I agree with Michael's recommendations. (I presume you have already coated it with one of the protective sprays before you even think about handling it for a tube.) I always roll the paper image-side-in, and I don't roll it smaller than the inside tube diameter. True, that makes it harder to get out of the tube, but I feel that less movement during shipping, the better. Also, I trim the tube length so that the print has little opportunity to move. Then I stuff a couple of those air-filled plastic bladder packing material into the void at the center of the rolled-up print. Yazoo Mills' heavy duty mailing tubes are part Howitzer cannons. (http://www.yazoomills.com/mailing-tubes.aspx).
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JohnBrew
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« Reply #5 on: February 10, 2010, 04:09:27 PM »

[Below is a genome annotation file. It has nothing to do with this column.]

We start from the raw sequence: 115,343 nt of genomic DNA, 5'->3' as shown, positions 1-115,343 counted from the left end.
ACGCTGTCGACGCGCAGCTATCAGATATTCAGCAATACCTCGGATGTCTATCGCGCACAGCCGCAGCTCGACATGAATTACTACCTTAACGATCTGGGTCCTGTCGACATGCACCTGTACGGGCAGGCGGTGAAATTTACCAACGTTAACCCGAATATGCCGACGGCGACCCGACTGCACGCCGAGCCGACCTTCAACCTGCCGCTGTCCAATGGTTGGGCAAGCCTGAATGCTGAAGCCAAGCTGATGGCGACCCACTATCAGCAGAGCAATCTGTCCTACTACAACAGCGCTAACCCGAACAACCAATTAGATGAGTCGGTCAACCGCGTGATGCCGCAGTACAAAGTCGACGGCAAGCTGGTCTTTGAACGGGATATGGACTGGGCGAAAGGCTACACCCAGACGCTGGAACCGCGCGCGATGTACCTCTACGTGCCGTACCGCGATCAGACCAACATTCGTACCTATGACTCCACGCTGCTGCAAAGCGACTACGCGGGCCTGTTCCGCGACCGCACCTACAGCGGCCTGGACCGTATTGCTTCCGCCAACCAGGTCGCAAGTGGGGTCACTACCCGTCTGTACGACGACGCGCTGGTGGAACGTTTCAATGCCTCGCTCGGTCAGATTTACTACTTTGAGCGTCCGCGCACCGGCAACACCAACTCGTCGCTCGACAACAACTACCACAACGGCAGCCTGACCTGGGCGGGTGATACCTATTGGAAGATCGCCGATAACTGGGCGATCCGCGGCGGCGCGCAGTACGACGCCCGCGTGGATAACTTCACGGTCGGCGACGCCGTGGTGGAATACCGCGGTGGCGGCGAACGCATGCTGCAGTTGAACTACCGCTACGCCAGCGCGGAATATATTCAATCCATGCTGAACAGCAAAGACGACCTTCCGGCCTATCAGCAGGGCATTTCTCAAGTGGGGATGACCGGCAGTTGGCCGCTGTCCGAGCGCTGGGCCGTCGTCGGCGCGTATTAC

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I do this all the time. I slip the image into a plastic sleeve before I ship. The greatest chance for damage is when the customer opens the tube. I always put an arrow on the tube saying 'open this end' and I make certain the image is biased inside the sleeve towards the opposite end.
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Alan Goldhammer
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« Reply #6 on: February 10, 2010, 04:45:11 PM »